Blurb: Someone must die before another can be born…
As sea levels rise and liveable landmasses shrink, the Reorganized United States of America has instituted population control measures to ensure there are sufficient resources and food to sustain the growing population. Birth authorization must be paid for and obtained prior to having a child. Someone must die before another can be born, keeping the country in a population neutral position at what experts consider to be the optimal population. The new laws are enforced by a ruthless government organization known as Pop Con, responsible for terminating any children resulting from unauthorized births, and any illegals who manage to survive past their second birthday, at which point they are designated a national security threat and given the name Slip.
But what if one child slipped through the cracks? What if someone knew all the loopholes and how to exploit them? Would it change anything? Would the delicate resource balance be thrown into a tailspin, threatening the lives of everyone?
And how far would the government go to find and terminate the Slip?
In a gripping story of a family torn apart by a single choice, Slip is a reminder of the sanctity of a single life and the value of the lives we so often take for granted.
This is terrific start to a YA trilogy. Don’t let the slightly choppy opening chapters put you off. It takes a little while to fall into place, but once you get the gist of it, it compels you to keep reading.
We see the world initially through the eyes of a boy who starts life nameless, except for Son or Child. Isolated yet cared for with love by his father and his ‘nanny’, his six year old self is already beginning to question his isolation and his identity. It is, of course, only a matter of time before he is cast brutally into the outside world to survive as best he might.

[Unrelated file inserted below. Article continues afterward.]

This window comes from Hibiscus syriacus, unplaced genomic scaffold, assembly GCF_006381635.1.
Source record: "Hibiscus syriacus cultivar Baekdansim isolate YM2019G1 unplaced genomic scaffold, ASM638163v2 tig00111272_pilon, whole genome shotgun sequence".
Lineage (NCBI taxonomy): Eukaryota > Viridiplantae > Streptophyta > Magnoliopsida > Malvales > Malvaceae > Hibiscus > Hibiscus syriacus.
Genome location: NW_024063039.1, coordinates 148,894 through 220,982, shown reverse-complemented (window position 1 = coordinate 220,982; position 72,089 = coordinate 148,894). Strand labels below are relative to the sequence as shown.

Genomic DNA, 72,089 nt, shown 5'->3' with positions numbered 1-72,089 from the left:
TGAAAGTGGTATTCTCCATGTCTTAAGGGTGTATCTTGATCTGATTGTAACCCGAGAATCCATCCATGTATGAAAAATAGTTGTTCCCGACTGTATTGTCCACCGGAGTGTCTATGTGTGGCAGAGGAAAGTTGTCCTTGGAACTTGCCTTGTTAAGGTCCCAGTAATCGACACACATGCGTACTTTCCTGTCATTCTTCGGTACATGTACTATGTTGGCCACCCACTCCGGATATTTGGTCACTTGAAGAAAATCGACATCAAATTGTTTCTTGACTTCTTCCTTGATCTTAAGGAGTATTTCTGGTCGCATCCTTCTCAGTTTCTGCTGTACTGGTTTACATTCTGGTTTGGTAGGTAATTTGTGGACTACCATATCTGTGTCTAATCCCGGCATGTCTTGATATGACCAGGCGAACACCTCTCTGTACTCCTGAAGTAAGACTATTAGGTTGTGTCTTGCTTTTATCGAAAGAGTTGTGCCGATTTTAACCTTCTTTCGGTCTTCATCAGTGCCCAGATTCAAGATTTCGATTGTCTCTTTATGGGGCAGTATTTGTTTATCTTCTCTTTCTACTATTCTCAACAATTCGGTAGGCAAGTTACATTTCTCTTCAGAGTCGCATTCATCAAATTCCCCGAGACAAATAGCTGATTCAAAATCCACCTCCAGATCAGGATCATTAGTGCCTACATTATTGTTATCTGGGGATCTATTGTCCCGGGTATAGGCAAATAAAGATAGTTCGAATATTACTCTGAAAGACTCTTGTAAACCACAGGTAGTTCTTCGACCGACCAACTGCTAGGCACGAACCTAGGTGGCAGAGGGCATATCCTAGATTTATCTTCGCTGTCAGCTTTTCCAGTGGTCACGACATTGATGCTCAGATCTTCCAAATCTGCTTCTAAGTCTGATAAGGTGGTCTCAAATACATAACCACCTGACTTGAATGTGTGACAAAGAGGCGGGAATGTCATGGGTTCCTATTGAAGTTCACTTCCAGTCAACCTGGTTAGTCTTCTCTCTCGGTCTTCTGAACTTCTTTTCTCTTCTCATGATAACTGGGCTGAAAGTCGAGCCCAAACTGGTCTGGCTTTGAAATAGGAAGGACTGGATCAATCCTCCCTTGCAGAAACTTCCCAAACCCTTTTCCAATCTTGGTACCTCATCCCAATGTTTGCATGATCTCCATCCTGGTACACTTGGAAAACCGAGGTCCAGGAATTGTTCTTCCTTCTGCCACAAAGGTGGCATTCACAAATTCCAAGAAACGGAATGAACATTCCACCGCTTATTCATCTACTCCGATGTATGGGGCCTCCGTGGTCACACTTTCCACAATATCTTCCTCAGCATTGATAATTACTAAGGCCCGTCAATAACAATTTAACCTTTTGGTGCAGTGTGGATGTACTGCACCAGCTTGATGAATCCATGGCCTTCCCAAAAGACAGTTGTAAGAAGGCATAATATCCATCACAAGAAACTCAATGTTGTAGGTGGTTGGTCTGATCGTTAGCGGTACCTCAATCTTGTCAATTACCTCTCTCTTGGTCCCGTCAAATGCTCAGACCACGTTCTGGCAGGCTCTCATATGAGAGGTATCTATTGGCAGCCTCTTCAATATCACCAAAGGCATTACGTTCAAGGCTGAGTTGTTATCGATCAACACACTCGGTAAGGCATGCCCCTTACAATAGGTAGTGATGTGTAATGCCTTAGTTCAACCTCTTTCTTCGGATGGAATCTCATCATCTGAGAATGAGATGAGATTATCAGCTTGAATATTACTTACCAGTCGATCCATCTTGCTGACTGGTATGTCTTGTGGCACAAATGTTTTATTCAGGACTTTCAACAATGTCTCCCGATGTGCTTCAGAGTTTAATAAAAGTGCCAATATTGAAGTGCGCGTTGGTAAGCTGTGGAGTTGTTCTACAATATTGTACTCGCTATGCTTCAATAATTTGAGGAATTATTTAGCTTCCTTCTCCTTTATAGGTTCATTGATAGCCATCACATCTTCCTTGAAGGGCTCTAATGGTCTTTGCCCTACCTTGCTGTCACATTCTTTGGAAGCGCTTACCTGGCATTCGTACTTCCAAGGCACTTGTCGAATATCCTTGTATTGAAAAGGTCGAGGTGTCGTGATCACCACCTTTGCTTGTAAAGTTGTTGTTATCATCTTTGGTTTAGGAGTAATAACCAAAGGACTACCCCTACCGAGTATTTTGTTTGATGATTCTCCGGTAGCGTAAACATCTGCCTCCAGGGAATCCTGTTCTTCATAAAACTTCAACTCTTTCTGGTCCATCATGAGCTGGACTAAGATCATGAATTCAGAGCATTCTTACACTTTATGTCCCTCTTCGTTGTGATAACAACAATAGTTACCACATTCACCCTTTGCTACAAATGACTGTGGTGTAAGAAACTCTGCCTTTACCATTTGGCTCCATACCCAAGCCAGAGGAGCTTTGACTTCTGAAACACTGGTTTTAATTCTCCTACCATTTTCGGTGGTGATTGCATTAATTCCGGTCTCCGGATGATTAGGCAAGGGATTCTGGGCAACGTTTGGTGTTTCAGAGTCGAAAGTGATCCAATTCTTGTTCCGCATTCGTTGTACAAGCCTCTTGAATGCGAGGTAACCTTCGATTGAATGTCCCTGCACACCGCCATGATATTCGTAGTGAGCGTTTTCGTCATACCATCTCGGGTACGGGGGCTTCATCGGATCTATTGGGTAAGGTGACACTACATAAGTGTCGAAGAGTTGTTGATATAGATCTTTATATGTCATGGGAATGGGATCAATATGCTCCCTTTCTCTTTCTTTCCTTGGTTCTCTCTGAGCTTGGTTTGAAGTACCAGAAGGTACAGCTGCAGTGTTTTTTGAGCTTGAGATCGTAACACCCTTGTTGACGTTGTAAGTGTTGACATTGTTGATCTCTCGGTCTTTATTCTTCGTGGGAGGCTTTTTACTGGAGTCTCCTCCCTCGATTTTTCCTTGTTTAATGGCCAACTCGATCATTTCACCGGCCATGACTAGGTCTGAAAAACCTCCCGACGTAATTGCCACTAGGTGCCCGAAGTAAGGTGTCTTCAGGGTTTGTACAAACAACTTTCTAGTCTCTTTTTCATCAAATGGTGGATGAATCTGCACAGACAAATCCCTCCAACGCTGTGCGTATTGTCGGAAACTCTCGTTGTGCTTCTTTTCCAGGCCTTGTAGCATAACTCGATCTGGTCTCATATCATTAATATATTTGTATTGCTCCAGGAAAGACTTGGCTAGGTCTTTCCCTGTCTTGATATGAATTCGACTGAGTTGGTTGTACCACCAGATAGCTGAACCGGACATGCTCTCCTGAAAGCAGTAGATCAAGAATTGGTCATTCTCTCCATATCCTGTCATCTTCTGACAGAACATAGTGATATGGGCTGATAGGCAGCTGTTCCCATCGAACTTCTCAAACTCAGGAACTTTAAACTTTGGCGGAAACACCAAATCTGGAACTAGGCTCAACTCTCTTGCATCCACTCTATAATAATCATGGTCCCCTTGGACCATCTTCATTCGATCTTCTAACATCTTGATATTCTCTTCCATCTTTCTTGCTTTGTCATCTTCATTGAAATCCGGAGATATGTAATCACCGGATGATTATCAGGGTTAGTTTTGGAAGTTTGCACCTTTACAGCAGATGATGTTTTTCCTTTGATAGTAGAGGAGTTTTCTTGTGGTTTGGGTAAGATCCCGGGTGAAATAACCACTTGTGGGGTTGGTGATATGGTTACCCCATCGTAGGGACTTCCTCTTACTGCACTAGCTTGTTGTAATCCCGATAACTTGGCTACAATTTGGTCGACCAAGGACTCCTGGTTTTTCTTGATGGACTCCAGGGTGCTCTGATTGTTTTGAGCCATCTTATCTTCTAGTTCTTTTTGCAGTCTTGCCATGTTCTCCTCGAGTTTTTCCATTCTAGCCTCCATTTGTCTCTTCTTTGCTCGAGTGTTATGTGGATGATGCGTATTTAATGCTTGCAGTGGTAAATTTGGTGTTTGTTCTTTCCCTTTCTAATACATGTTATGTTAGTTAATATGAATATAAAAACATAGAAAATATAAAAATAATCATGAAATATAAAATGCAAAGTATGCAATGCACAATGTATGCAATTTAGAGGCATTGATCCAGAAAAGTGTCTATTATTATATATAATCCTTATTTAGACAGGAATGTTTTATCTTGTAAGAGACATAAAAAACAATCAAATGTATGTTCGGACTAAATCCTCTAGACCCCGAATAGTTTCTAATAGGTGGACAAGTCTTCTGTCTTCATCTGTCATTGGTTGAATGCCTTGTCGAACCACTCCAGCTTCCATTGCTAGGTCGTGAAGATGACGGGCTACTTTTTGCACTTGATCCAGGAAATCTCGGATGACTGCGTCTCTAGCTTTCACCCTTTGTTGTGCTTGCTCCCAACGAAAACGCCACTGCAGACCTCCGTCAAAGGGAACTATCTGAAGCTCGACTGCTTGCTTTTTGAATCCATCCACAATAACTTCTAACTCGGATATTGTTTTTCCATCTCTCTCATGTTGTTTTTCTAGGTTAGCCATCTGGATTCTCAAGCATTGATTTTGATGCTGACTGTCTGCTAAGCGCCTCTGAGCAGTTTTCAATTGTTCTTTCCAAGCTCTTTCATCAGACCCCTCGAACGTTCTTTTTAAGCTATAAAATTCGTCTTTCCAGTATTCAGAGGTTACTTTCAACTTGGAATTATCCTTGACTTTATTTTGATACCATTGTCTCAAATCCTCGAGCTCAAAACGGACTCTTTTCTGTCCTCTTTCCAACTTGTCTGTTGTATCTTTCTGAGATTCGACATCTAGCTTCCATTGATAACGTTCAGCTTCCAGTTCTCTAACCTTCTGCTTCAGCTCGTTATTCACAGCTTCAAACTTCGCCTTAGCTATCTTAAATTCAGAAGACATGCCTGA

This is a well realised futuristic dystopian vision that retains a human heart. The impact of the population laws on the individuals we meet in the story gives the book quite a bit of power.
I found the survival instinct (without being feral) of the outcast teenagers reasonably believable – I would like to think that is how many adolescents might react in such a situation. I never liked Lord of the Flies. In fact I think that one of the really fine insights in the book is the teenagers’ matter-of-fact acceptance of their plight and their need to work outside the rules but within the system. Survival drives them to subvert the system to their own needs, but that is a far cry from the deep felt outrage and rebellion that leads to the violent action practised by the out and out rebels against the system. This distinction gives added pathos to the teens’ story and generates a great deal of sympathy for them.
The characters are well drawn, especially the principals. The dilemma of the parents and their suffering is quite excruciatingly revealed as the story progresses. The development of Benson Mack’s character is particularly well done and really does drive the story forward to its conclusion. Some great light and shade and just enough grey to stop it being simplistic while avoiding over-sophistication. It is very well targeted to a young adult audience, I feel.
The author writes well enough to sometimes scratch in harsh prose and other times to paint with a delicate touch, evoking vivid and unexpectedly lovely images and sensitive observations that both ameliorate and highlight the hardness of the story.
The notion that ultimately everyone is a victim of repressive laws is a strongly made point too. As well as being a suspenseful mystery, this book will make you ask yourself questions and maybe make you attempt to answer them as well.
Absolutely worth a read, recommended.